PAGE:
Life Runs On Borrowing

“We would work as labourers for three to four days of work a week and we get paid Rs 200/300 a day, which wasn’t sufficient. We took a loan of Rs. 100000 on our land for agriculture and my brother started a furniture shop as we are carpenters. The orders were good but we didn’t get paid on time. Here it runs on udhari, borrowing and since the customers were known to us, being from this village or nearby villages, they paid a minimum amount saying they’d pay us later, a week, month and we never got paid though they took the furniture. We were obligated. If the order of the furniture was Rs 10000 and we were paid only Rs. 5000. We had to bear the cost of raw materials. We just could not sustain and as a result, we had to close down the shop.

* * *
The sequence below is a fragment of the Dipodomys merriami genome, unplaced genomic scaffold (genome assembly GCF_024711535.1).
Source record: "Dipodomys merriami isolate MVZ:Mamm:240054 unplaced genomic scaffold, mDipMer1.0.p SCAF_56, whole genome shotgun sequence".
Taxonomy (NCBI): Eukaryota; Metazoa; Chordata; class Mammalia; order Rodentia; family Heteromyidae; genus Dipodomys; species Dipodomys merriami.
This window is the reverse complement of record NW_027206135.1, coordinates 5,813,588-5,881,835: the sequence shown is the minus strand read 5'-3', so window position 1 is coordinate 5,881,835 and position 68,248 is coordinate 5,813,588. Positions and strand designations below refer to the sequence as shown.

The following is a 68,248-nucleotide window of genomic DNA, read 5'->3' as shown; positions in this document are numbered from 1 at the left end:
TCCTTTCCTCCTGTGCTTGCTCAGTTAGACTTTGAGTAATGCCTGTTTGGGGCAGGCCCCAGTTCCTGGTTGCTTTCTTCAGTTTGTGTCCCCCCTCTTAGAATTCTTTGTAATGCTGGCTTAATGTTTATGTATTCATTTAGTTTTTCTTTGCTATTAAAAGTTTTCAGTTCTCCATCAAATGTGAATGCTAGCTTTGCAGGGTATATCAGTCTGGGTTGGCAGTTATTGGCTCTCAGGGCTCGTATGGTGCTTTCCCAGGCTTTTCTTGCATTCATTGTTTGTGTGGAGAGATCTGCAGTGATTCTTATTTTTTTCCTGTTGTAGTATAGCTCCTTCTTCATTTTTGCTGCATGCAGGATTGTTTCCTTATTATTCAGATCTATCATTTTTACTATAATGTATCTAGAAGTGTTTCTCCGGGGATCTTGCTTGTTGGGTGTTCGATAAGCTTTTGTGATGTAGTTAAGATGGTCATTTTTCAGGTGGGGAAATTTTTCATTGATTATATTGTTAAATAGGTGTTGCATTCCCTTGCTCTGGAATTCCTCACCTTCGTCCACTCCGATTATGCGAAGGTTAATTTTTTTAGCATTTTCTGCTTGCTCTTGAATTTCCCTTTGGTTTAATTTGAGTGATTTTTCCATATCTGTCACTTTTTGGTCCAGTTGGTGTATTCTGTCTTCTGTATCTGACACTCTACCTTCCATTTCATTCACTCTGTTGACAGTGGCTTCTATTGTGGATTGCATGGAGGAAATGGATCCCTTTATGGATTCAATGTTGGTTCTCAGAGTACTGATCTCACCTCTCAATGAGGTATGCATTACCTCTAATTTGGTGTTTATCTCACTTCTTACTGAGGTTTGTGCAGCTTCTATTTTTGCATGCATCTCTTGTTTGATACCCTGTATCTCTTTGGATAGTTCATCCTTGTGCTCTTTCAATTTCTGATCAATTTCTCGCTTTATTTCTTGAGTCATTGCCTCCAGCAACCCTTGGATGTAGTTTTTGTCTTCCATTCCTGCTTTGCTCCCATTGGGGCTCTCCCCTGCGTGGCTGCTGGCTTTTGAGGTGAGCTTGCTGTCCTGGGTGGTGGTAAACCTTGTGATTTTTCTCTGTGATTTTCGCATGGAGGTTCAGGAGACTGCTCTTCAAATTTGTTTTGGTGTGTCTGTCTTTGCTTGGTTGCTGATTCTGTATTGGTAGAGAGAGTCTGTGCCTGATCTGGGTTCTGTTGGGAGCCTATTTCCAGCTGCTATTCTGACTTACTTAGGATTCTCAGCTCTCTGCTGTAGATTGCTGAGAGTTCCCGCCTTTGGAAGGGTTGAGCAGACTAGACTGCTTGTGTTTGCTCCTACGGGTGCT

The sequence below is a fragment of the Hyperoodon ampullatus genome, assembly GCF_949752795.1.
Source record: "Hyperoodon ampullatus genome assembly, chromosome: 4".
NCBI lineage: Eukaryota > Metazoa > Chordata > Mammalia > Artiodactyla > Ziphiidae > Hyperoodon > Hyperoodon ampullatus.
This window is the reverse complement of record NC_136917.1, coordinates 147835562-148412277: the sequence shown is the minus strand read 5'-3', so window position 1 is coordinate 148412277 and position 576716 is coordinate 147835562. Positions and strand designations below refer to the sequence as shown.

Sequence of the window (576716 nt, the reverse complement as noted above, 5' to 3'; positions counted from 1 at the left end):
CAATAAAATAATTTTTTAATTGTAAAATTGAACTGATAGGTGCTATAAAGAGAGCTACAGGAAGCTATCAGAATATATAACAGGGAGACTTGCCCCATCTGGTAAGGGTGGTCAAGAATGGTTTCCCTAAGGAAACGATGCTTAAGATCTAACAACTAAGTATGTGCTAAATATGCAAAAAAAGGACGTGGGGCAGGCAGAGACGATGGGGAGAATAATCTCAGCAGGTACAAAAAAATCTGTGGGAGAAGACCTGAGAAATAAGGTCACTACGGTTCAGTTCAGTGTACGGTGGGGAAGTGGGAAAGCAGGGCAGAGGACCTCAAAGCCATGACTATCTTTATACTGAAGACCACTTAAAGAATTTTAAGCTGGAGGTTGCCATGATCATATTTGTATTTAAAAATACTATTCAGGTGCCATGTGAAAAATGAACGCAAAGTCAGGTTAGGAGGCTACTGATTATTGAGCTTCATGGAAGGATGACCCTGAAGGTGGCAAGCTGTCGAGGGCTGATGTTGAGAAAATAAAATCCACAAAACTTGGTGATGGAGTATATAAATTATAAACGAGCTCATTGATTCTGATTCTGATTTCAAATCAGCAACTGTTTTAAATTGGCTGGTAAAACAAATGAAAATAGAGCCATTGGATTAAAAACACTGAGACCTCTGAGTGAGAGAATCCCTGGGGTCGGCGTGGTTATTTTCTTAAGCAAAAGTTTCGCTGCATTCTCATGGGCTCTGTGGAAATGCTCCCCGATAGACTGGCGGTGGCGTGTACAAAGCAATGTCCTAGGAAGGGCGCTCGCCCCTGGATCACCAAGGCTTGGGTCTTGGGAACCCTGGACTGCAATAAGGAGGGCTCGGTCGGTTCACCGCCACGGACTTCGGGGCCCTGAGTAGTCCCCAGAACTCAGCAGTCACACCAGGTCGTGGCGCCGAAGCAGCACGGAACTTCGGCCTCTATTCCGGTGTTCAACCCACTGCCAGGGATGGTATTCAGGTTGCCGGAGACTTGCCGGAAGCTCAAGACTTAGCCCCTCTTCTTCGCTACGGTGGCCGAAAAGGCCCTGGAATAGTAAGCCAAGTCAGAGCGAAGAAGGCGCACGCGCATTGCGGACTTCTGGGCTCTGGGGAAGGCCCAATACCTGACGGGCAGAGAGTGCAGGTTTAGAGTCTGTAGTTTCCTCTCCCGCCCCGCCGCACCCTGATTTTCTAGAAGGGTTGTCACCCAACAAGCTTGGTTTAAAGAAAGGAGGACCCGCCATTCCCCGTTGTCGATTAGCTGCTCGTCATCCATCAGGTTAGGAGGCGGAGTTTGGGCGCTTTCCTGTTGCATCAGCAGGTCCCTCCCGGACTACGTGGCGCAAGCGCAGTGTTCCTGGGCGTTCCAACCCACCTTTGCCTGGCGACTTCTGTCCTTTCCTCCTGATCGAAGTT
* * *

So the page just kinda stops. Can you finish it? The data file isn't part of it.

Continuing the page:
Then my widowed sister came back to live with us. Although she is a nurse, she gets just about Rs. 3000 a month. The school expenses of her child are about Rs. 15000 to Rs. 20000 a year. The bank loan could not be repaid and bank people kept ‘harassing’ us. The failure of the business, not much labour work, and the school along with the pressure of paying the loan was too much to handle. My father committed suicide in December 2015. Now my brother and I just do freelance carpenter work or whatever labour work I find. But I still want to start my own furniture business.” Krishna Rajendra Shilwatkar, Katol, Nagpur, Maharashtra.